Walking in Berlin
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Walking in Berlin : a flaneur in the capital

3.95 (46 ratings by Goodreads)
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Description

A timeless guide to one of the world's greatest cities. Franz Hessel was an observer par excellence of the increasingly hectic metropolis that was Berlin in the late 1920s. In Walking in Berlin, originally published in Germany in 1929, he captures the rhythm of Weimar-era Berlin, recording evidence of the seismic shifts shaking German culture at the time. Nearly all of the pieces take the form of a walk or outing, focusing either on a theme or part of the city, and many end at a theatre, cinema, or club. Hessel effortlessly weaves historical information into his observations, displaying his extensive knowledge of the city. Today, many years after the Nazi era and the postwar reconstruction that followed, the areas he visited are all still prominent and interesting. From the Alexanderplatz to Kreuzberg, his record of them has become priceless. Superbly written, and as fresh today as when it first appeared, this is a book to be savoured.show more

Product details

  • Hardback | 272 pages
  • 129 x 198 x 24mm | 347g
  • Scribe Publications
  • Carlton North, Australia
  • English
  • New edition
  • New edition
  • 1925228355
  • 9781925228359
  • 38,912

About Franz Hessel

Franz Hessel was born in 1880 to a Jewish banking family, and grew up in Berlin. After studying in Munich, he lived in Paris, moving in artistic circles in both cities. He co-translated Proust with Walter Benjamin, as well as works by Casanova, Stendhal, and Balzac. His relationship with the fashion journalist Helen Grund was the inspiration for Henri-Pierre Roche's novel and, later, Francois Truffaut's film Jules et Jim. Their son Stephane went on to become a diplomat and author of the worldwide bestselling Indignez-Vous! (Time for Outrage!). He also co-translated Proust with Walter Benjamin, as well as works by Casanova, Stendhal, and Balzac. Franz Hessel died in early 1941, shortly after his release from an internment camp. Amanda DeMarco, is an editor, translator, and the founder of Readux Books. Originally from Chicago, she is currently based in Berlin.show more

Review quote

`Like a private invitation back to the city's most beguiling era ... Irreverent and yet always enthusiastic, [Hessel's] 88-year-old love letter to this city is a true map of the traces of a bygone world.' -- Vanessa Thorpe * The Observer Magazine * `Captures a portrait of a city on the brink of irrevocable change ... Hessel was both detailed chronicler of the present, and a man keenly aware of the city's history ... Apt then that Walking in Berlin now joins this historical hall of fame.' -- Lucy Scholes * The Independent * `[Walking in Berlin] is not only an important record of old Berlin; it is a testimony to its enduring spirit.' -- Harry Strawson * TLS * `...an absolutely epic book, a walking remembrance.' -- Walter Benjamin `Hessel's conversational style and subtle insights evoke Weimar Berlin and reveal a great deal about the Germany of his days.' -- Eileen Battersby * The Irish Times * `Walking in Berlin is a magical mystery tour of a city on the brink of upheaval. Hessel may have wandered haphazardly but he wrote with purpose, never once losing his way.' -- Malcolm Forbes * Sunday Herald * `Hessel's warm enthusiasm for his home town informs every page, and provides the reader with a geographical guide that still holds value, despite the enormous changes in the city. More than that, though, it evokes a time that, although just about within living memory, seems almost as remote as the nineteenth-century Berlin of Schinkel.' * Shiny New Books * `Hessel is a modest master of spontaneous observation.' -- Sabine Vogel * Berliner Zeitung * `...a newly rediscovered treasure.' * Die Welt * `To this day, there is no better Berlin travel guide.' -- Peter von Becker * Tagesspiegel * `Beautiful ... a classic observation of the German city in the late 1920s that illuminates many of the historic shadows and provides a wonderful map for modern-day wanderings.' * Sydney Morning Herald * `When you think of Berlin in the 1920s, you cannot avoid thinking of the storyteller, critic and translator Franz Hessel.' -- Manfred Papst recommends Spazieren in Berlin in the Neue Zuricher Zeitung (NZZ) `Walking in Berlin can be read lightly as a postcard from the past; it should be read seriously as an inexhaustible record of all that Berlin was and might have been, as an enthralling guide to a wealth of references, sidetracks, lost paths ... This is a first encounter with the myth and the reality of that intangible fantastic beast of a city.' -- Mika Provata-Carlone * Bookanista * `Hessel is a feisty, clever, and witty guide to Berlin; his prose is animated and sumptuous and his perceptions glamorously lyrical. For anyone who knows the geography of Berlin, this book is an especial treat.' -- Gail Jones * Saturday Age * `[A] sprawling panorama of cultural memory and miscellany, a vibrant catalog of metropolitan life, and a seismograph of a city on the verge of disaster.' * Los Angeles Review of Books * `A timely ode to a good meander and [Hessel's] home city [Berlin].' * Wanderlust * `Hessel's wonderings in the Weimar-era German capital mix social commentary with artistic and architectural analysis ... his musings offer a fresh set of eyes.' * GQ *show more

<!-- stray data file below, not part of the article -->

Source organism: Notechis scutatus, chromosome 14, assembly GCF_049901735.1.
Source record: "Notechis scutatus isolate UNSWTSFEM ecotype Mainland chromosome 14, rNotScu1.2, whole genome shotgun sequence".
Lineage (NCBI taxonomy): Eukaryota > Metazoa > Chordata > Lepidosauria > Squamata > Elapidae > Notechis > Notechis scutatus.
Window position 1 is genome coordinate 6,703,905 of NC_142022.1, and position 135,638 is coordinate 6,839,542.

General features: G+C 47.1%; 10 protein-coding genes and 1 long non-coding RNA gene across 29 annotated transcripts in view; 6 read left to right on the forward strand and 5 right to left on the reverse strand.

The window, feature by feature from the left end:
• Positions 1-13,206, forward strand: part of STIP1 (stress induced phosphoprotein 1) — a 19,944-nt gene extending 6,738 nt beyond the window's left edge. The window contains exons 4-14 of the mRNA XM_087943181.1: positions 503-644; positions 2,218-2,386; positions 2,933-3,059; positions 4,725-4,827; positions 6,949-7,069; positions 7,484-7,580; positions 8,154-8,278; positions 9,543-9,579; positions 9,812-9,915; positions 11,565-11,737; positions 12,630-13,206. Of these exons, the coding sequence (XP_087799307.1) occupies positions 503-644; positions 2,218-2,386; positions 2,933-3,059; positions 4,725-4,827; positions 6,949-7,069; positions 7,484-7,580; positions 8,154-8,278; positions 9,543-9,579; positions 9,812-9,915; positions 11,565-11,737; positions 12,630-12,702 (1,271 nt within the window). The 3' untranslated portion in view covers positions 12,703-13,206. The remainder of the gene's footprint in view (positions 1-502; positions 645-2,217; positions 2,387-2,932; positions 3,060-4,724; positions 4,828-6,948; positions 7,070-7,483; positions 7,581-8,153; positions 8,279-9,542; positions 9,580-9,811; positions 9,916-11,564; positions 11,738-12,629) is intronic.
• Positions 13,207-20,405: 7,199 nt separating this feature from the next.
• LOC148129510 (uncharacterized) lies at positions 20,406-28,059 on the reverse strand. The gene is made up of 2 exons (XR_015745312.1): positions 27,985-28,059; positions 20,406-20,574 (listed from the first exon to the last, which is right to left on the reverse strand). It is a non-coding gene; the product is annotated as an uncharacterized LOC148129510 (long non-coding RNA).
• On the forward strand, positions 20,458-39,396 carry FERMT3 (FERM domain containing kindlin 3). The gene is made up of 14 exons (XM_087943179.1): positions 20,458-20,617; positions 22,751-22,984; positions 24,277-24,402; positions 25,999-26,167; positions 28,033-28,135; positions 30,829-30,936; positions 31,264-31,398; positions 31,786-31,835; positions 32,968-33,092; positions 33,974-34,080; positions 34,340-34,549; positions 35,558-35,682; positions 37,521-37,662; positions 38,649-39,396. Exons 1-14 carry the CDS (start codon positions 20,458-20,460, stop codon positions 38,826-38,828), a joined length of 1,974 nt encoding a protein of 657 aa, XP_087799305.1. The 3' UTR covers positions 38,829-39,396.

Rating details

46 ratings
3.95 out of 5 stars
5 33% (15)
4 37% (17)
3 24% (11)
2 7% (3)
1 0% (0)
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